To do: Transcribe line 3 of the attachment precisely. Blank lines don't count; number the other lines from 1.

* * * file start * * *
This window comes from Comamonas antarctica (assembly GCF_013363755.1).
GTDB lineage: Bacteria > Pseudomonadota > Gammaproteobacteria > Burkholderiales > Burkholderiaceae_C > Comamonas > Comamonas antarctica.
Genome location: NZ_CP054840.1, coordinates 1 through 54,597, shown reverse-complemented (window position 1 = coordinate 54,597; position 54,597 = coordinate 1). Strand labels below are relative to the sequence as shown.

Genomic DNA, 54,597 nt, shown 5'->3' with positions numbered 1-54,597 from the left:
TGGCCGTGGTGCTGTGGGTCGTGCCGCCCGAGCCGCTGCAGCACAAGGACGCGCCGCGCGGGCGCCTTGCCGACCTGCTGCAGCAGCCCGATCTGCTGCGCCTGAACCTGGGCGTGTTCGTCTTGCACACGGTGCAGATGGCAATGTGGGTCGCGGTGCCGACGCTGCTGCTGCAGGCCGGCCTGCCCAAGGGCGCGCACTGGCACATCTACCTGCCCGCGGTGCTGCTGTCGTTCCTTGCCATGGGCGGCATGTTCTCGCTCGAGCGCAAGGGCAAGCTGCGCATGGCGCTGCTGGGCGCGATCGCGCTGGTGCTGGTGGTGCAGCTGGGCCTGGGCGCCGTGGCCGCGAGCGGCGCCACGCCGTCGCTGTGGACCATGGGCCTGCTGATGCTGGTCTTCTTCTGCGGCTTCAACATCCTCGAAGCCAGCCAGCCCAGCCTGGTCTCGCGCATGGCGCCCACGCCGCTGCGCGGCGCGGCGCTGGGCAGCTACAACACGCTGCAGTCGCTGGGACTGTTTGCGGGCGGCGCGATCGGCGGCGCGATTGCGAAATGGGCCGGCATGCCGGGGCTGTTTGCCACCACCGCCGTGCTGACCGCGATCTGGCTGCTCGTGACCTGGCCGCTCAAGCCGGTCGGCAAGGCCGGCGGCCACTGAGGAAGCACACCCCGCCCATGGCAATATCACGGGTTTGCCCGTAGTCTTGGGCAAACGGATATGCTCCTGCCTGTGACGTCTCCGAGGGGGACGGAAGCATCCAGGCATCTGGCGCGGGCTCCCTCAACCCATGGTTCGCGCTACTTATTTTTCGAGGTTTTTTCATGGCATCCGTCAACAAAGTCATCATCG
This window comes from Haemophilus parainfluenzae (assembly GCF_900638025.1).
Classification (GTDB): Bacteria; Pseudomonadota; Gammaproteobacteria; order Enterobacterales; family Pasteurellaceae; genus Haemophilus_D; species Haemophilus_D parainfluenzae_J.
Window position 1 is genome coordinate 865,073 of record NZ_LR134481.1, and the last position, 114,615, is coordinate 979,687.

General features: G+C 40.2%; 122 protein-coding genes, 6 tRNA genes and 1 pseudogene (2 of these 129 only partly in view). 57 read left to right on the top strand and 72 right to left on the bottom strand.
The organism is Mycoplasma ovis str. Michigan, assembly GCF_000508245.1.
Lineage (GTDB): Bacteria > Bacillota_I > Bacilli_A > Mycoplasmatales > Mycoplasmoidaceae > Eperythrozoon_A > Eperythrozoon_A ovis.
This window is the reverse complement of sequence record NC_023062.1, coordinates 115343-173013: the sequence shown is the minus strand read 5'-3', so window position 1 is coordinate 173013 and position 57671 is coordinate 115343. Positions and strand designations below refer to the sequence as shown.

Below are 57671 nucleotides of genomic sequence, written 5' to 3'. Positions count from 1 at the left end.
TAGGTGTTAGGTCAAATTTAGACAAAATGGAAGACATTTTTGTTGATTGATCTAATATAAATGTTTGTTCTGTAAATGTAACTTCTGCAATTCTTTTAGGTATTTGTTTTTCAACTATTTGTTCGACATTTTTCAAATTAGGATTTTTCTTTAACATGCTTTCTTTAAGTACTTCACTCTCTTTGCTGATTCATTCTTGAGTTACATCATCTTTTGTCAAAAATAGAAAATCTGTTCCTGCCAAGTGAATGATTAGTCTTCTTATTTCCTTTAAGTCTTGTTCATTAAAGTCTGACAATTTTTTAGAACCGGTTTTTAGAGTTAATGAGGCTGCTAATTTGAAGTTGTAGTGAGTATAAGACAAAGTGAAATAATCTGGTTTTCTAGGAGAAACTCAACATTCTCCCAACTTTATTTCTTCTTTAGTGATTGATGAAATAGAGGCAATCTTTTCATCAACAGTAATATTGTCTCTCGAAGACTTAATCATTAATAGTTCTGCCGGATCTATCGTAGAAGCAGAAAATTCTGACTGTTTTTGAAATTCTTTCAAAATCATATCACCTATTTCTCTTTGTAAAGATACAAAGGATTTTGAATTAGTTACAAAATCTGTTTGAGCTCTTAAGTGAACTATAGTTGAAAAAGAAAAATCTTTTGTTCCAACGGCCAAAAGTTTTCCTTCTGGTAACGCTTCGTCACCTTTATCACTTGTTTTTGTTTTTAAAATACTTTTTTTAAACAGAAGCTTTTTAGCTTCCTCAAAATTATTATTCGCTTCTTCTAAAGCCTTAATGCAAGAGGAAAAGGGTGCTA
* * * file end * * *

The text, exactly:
Genome location: NZ_CP054840.1, coordinates 1 through 54,597, shown reverse-complemented (window position 1 = coordinate 54,597; position 54,597 = coordinate 1). Strand labels below are relative to the sequence as shown.